Hatice spent a month in detention. “We were not allowed to talk to a lawyer, make phone calls, have no contact at all. It’s all illegal. “Then she was released so she could take care of her children. Neither she nor her husband have received any indictment so far. For lack of evidence, prosecutors have been trying for some time to persuade arrested lawyers to make denunciations.

Arbitrary justice in Turkey

In fact, HSYK leader Mehmet Yilmaz pledged to impeach impunity and return to legal confessional statements. But when the pro-government media outraged him, he rowed back. “I said so that people confess and we get concrete evidence,” he said in an interview. “Of course, they can not go back to their jobs.” For the three women, it is evidence that the investigators do not have the slightest evidence against them.

“The judiciary has become completely arbitrary,” says Hatice. Unlike her, Dilek, who also exudes the assurance of an experienced judge, has just received her indictment with the threat of 15 years imprisonment. On her computer she opens the file, which contains almost 100 pages. “What’s in it, could have written a secretary of the court,” she scolds. Only a tenth of the text deals with her. She is accused of using the Internet messenger service Bylock, which is associated with Fetö. “I first heard from Bylock a month after the coup attempt. But we had to hand in all our cell phones, of course they could have played the program. “

The remaining 90 percent of the charges deal with the transport of weapons by the Turkish intelligence service MIT to Syrian rebels and corruption investigations against the government instigated by Fetö. “Is that my business? Nothing! “Says Dilek. “We noticed that many colleagues got exactly the same font, only the names were exchanged.”

Even Dilek was after her arrest only a few days in police custody. But her husband has been in solitary confinement for months. “His detention conditions are awful. He is allowed once a day in a small courtyard with ten-meter-high walls, which is covered with a steel plate, so that he never sees the sky. “He was also reproached for being” clearly wrong, “says Dilek.

Dilek, Hatice and Ayse believe that the real reason for the arrest warrants has to do with their commitment to the Liberal Judge Association Yarsav. “The point is that we and our husbands did not vote for the Erdogan list YBP in 2014 in the election to High Judicial Council HSYK,” says Dilek. “They want to totally cleanse the judiciary of Erdogan opponents.”

Therefore, already three months before the attempted coup in Erdogan-close Judge Association circulated a list of names with Yarsav members. The irony is that the internationally recognized, pro-European Yarsav Association was founded 11 years ago by judges and prosecutors with the aim of defending the independence of the judiciary against Gülenist infiltration. In Dilek’s indictment it says now, Fetö would have tried to infiltrate the now by decree closed Yarsav club and bring under his control.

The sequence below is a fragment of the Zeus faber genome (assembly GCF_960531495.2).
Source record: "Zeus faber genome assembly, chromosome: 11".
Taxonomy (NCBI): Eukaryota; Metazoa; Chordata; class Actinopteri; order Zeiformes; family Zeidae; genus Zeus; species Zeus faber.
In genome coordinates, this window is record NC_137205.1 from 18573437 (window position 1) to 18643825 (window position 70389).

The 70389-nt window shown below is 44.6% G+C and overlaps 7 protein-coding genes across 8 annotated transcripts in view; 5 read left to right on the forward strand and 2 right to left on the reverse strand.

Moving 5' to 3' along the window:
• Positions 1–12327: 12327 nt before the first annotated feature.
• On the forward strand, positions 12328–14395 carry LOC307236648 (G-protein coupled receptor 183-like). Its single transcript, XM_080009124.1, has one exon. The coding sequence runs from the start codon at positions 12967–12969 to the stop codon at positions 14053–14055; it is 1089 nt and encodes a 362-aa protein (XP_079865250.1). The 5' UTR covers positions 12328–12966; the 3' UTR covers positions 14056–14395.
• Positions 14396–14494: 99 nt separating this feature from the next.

The government strongly rejects the allegations raised by human rights organizations such as Human Rights Watch and Amnesty International. The measures were directed only against terrorist suspects, said Justice Minister Bekir Bozdag. However, Ankara Bar Association President Deniz Özbilgin also confirms: “We believe that the main purpose of the arrests is to bring judges and prosecutors into line.” Özbilgin also confirms that the accused state lawyers have enormous difficulties, defenders to find. “No one wants to represent them, so as not to be seen as sympathizers of terrorists.”

Ayse reports that her husband, who wanted to defend himself, still has no insight into his file. Lawsuits would be denied him, his submissions to the European Court of Human Rights not forwarded. “All this is unlawful, but since the July 20, 2016 imposed state of emergency – as well as the restriction of prisoners’ rights. While serious criminals may receive 45 minutes of visits three times a week, their husbands are allowed only one weekly visit and one phone call every two weeks, say the three women. All men lost much of their time in detention. Ayee’s husband became depressed. He was dismissed from the civil service eight months ago. His account is blocked as well as the disposal of other possessions.

“We only survive thanks to my parents who support us,” says his wife. In the meantime, her husband is doing better. “But he is very worried, especially about the children.” In the months after the coup attempt, they often came crying from school because their father was called the “enemy of Turkey”. For weeks there was no topic in the classroom other than the coup d’état. “They did not want to go to school at all. And now for the Anniversary, it all starts again. “

Hatice says her husband regained his old fighting spirit after a period of discouragement. Dilek, Hatice and Ayse have networked in a Facebook group with 450 other women judges and know that many still significantly worse. Hatice is like Dilek occupied with a professional ban. Your passports are invalid. They are not allowed to work or own anything, but they are not allowed to go either way.

The women were pleased with the recently ended march for justice of the opposition leader Kemal Kilicdaroglu, which was followed by millions of people. They did not participate because they believe that it is important to remain impartial as a judge and not to belong to any party. “There is no more legal security in our country,” says Dilek. “But the law will come back. In the long run injustice can not win. “